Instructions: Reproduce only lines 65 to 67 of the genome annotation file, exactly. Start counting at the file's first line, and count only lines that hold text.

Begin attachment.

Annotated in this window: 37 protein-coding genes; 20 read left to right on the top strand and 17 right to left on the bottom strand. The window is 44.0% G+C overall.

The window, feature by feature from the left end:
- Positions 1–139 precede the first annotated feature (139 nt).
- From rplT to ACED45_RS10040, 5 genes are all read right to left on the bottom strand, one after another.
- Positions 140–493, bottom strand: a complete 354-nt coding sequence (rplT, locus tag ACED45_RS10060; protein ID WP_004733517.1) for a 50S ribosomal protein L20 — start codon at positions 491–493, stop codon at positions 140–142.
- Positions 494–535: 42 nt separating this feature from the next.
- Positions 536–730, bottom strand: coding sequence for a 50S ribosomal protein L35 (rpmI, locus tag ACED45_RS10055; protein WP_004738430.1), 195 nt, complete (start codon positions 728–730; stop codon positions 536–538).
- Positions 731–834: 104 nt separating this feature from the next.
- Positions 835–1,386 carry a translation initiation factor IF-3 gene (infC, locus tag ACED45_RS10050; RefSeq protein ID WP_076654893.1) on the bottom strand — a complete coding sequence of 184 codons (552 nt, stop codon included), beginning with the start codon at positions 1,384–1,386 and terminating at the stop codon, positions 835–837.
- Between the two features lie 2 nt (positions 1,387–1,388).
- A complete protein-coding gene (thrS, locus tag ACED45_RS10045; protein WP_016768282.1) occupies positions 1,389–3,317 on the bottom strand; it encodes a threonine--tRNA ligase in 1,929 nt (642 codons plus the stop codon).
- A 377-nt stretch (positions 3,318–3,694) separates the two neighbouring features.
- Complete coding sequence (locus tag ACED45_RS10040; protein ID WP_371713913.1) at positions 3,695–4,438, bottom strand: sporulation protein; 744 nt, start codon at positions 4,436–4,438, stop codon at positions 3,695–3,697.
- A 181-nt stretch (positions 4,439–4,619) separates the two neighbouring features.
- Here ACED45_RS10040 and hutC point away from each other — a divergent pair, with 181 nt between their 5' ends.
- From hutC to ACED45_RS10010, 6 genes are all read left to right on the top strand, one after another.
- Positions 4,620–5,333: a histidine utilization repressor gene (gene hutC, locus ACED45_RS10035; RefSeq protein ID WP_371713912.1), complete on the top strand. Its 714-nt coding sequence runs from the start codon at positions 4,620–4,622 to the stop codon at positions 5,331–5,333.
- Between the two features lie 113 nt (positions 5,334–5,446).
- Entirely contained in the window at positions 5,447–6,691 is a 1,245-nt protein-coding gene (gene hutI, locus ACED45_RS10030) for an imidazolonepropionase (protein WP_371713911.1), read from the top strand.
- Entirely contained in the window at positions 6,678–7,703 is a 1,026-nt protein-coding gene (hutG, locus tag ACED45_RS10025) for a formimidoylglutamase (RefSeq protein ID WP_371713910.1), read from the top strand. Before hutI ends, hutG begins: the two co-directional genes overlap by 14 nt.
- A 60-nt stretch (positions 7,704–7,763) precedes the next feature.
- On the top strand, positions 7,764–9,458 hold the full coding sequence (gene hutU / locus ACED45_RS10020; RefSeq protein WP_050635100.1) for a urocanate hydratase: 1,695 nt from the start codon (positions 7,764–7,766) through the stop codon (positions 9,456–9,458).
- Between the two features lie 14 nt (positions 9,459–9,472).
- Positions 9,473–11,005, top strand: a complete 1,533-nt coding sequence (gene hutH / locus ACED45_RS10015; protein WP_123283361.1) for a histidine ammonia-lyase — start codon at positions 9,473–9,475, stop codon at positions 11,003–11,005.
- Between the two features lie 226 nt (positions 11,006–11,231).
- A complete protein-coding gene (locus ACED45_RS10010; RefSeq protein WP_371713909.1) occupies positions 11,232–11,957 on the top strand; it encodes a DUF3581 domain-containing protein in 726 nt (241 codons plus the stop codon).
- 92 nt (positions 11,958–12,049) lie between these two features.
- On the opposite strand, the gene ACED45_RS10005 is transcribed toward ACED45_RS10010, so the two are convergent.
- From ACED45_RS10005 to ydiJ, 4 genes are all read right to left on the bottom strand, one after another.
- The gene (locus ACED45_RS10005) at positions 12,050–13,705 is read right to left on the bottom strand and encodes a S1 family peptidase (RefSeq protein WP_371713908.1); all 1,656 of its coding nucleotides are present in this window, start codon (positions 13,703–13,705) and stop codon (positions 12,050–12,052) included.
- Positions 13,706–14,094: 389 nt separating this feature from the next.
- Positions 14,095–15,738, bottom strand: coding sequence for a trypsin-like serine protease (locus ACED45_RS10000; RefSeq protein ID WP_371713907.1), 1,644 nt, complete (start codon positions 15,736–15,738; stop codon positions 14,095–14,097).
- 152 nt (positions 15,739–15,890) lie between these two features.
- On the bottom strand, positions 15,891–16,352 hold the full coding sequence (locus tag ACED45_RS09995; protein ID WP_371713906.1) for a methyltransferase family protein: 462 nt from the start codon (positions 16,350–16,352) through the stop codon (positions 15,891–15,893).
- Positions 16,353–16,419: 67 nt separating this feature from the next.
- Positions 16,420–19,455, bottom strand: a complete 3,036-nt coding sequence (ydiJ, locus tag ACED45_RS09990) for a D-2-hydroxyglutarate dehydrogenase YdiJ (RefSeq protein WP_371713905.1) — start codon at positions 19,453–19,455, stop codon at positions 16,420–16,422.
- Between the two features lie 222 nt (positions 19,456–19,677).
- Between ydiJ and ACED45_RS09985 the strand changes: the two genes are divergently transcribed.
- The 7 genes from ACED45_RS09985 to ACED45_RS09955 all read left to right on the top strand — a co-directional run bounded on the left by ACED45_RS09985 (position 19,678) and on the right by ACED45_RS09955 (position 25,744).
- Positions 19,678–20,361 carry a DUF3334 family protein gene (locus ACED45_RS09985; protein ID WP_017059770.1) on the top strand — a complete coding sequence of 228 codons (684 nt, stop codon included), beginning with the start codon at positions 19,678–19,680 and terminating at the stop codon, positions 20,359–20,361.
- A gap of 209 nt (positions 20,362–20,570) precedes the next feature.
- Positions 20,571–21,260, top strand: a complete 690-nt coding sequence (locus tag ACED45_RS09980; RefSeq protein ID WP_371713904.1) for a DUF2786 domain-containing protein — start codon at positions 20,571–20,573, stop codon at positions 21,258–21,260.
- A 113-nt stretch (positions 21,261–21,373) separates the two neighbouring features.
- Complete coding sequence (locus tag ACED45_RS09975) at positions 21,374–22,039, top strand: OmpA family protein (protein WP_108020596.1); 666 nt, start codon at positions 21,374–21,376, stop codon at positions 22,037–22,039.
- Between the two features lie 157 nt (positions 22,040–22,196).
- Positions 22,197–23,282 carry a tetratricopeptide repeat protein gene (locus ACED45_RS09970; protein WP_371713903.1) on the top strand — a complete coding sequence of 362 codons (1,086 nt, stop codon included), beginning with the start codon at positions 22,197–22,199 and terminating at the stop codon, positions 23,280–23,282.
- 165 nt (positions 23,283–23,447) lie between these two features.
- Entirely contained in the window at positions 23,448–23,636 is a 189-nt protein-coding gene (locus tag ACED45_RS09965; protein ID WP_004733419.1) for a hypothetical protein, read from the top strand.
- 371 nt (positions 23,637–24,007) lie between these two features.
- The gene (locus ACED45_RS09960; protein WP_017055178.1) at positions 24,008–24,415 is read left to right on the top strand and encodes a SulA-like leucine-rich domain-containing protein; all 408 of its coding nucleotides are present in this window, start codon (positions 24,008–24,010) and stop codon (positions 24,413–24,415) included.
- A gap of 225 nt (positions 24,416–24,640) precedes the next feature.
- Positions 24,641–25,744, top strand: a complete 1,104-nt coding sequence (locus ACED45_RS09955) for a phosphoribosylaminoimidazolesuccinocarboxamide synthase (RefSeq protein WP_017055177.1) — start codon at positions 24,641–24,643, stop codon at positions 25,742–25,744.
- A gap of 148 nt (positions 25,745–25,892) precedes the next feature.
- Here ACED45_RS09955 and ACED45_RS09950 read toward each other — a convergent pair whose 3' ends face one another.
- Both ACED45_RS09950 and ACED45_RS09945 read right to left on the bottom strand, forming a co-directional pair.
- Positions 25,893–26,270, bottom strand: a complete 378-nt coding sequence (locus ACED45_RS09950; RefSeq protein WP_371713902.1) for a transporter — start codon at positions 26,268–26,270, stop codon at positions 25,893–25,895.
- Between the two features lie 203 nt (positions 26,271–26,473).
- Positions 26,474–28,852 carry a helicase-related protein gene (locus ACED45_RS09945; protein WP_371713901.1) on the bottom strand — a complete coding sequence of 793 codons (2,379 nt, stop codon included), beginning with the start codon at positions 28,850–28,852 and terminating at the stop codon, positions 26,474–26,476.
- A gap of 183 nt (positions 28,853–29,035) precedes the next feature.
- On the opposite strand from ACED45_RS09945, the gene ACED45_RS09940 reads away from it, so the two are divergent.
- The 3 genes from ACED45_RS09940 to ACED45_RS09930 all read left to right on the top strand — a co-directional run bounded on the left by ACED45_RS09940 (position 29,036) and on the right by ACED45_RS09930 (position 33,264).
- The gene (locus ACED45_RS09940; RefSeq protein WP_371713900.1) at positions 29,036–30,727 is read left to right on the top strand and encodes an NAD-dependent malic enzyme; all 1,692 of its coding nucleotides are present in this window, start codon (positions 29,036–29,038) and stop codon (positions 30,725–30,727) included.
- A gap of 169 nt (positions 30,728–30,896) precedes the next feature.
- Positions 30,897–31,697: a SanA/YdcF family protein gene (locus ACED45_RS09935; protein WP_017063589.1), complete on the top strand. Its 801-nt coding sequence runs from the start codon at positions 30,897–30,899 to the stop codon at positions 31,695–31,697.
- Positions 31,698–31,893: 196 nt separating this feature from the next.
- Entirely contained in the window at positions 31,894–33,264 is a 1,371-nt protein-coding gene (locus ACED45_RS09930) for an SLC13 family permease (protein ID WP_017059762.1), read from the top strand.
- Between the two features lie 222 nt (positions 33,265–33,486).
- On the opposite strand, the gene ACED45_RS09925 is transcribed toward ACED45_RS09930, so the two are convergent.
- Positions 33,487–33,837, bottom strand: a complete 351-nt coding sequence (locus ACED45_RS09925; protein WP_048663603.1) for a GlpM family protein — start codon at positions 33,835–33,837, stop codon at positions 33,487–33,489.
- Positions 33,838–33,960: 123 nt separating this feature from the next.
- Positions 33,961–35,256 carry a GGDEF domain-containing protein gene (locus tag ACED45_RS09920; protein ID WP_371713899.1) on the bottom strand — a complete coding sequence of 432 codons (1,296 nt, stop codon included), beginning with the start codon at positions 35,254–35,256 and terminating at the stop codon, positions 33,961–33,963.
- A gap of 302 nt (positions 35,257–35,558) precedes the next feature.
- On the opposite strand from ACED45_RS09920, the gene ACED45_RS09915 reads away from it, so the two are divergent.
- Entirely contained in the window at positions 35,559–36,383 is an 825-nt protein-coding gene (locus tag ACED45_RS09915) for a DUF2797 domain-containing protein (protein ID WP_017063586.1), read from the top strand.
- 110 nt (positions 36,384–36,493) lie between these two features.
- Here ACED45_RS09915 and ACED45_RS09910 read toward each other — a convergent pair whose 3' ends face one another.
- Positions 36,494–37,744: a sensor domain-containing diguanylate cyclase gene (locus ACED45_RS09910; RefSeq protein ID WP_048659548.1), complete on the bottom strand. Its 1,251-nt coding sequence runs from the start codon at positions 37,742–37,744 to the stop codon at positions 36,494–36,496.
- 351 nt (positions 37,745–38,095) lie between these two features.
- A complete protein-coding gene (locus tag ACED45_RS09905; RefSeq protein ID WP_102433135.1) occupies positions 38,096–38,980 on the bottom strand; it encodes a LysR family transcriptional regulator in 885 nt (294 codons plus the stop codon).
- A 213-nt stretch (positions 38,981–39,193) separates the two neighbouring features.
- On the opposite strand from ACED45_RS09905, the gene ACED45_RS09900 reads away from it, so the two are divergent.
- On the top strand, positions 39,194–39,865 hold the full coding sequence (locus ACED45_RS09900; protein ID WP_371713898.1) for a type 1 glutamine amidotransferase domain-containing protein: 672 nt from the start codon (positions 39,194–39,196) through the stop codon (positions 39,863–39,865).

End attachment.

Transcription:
- Positions 31,698–31,893: 196 nt separating this feature from the next.
- Entirely contained in the window at positions 31,894–33,264 is a 1,371-nt protein-coding gene (locus ACED45_RS09930) for an SLC13 family permease (protein ID WP_017059762.1), read from the top strand.
- Between the two features lie 222 nt (positions 33,265–33,486).